The global markets and Russia

With major economies continuing to grind their way out of recession Business RT spoke with Peter Ghavami, head of global markets at Troika Dialog, about the factors at play and how Russia is affected.

RT: Recent data has given rise to renewed fears about the possibility of either a double dip recession, or a protracted period slow growth for major global economies – what do you believe is more likely?

PG: "Clearly, some of the economic data that comes out of the US and some of the things that are happening in Ireland, some of the difficulties that we've seen in the European periphery have caused people to speculate about the possibility of a double dip recession. I don't' believe that we, in the developed world as a whole, are going to see a double dip recession.

For example, with respect to the US, I don't believe that the US is going into recession again, but there are certain countries that very possibly can go into recession. So, I think, we need to stratify and look at individual countries. It's not going to be Europe as a whole, it's not going to be the US or Canada. But for example it's quite possible that Ireland could go into recession again.

If you look at the Irish Government right now, it's facing some significant challenges with respect to the banking system in Ireland. It's very similar to what happened to the banking system in Iceland. If you look at banking as a percentage of GDP, for Ireland it's one of the highest in the World. And the banking crisis together with devaluation in the housing stock has caused the Irish Government, first, to extend guarantees on all Irish banks and second, to pump a lot of money into the Irish banking system. They may need to pump as much as 35 billion euro into Anglo-Irish Bank, for example. For a country of the size of Ireland that's a massive amount of money."

RT: What do you believe the implications are for Russia of this scenario?


Peter Ghavami, head of global markets at Troika Dialog

PG: "If I look back and then look ahead, the first thing I would remark is that the macroeconomic response by the Central Bank, by the Ministry of Finance in Russia was on target and much quicker than it was in the west. So, the policy response was very appropriate for the difficulties that Russia faced and significantly aided in making sure that Russia came out of the crisis in an OK state. The reasons why the Government was able to do that was because it had saved enough for a rainy day, precisely for this event. Also, because, I believe, Russian policy makers successfully learned from some of the crises of the past in order to deal with this new crisis, whereas Western policy makers weren't nearly as quick to react to what was happening. So, I think, that speaks very highly of officials involved into finance ministry and the top levels at the CB. Looking forward, I believe that what Russia needs to be concerned with is making sure it continues to keep inflation in check – that's probably the single most important risk factor for Russia from a macro perspective.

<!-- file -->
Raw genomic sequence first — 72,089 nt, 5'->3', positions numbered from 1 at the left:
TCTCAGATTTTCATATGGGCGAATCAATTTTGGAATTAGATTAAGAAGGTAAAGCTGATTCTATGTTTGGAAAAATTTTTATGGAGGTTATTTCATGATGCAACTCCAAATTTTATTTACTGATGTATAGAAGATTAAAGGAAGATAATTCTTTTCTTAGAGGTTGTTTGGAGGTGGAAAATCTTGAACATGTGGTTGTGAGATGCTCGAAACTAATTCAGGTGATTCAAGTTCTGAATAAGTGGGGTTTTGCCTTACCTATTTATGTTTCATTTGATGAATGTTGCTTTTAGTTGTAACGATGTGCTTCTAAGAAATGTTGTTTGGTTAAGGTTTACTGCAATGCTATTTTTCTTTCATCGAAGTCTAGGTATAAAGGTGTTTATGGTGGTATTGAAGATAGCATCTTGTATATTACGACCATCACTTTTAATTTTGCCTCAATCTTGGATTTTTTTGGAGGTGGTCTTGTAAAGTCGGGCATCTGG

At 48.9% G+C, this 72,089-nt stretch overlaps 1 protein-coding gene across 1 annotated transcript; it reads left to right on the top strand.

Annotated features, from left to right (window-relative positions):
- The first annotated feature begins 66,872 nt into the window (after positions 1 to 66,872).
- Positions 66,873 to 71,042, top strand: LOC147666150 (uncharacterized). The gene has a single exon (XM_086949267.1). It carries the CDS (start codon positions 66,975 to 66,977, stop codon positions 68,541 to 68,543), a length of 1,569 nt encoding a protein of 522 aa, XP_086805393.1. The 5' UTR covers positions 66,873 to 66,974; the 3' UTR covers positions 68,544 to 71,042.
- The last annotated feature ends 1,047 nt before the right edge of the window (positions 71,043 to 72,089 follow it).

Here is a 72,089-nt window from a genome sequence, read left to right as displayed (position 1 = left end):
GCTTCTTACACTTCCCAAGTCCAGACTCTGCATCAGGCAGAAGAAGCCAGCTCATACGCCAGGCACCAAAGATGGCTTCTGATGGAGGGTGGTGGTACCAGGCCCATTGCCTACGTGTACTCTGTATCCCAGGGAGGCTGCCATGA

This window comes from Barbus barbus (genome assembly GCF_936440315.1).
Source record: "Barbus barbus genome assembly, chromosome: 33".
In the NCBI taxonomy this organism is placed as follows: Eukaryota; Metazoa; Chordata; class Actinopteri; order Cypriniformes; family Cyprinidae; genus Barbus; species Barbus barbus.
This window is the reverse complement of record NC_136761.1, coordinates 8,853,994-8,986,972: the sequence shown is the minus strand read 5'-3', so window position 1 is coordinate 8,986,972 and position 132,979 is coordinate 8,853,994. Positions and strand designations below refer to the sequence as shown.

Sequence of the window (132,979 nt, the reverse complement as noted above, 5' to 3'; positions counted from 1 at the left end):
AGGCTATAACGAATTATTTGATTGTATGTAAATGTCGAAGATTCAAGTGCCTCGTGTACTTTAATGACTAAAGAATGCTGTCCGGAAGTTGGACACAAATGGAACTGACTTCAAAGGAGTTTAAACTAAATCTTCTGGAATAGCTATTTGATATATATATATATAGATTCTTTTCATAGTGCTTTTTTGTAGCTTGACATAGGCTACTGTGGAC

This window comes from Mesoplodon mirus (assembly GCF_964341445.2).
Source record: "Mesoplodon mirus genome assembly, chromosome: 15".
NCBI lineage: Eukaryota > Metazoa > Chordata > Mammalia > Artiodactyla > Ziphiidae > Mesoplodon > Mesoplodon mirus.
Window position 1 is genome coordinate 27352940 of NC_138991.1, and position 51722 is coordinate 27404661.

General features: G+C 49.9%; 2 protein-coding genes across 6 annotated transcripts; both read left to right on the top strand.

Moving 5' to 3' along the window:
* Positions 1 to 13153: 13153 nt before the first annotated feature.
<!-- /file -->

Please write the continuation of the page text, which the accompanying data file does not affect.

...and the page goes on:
One of the big benefits of the crisis has been that Government spending was reduced or kept flat, since it was the Government spending that was actually feeding the inflation rate. Having reduced inflation from the double digits that it was for most of the decade to single digits, to around 6%, has been a huge achievement.

Now when you look, you see that the inflation during the summer time has been creeping up again, not just because of the drought, not just because of the agriculture impact, but also because of the increased government spending, probably leading up to the next election cycle. That's the point that Russian policy makers need to really watch carefully.

We expect growth of 4-5% this year and probably the same next year in Russia. Anyway, there's one scenario that maybe can cause a double dip in Russia, though it is a highly unlikely one: if economies around the world all started going into recession then commodity prices would collapse. But I don't see that. China is continuing to grow, I see good growth coming out of India, Africa, while not such an important factor in terms of GDP share, is growing, Brazil is growing, the United States in spite of all bad economic news is still growing, it's not growing at 3% – it's growing at 1.5% to 2%, but there is still growth. Where you see issues, they are in the periphery countries: Greece, Spain, Portugal, Ireland. The other issues are persistent high levels of unemployment, which can lead to a social unrest, etc. But none of that is really going to impact Russia."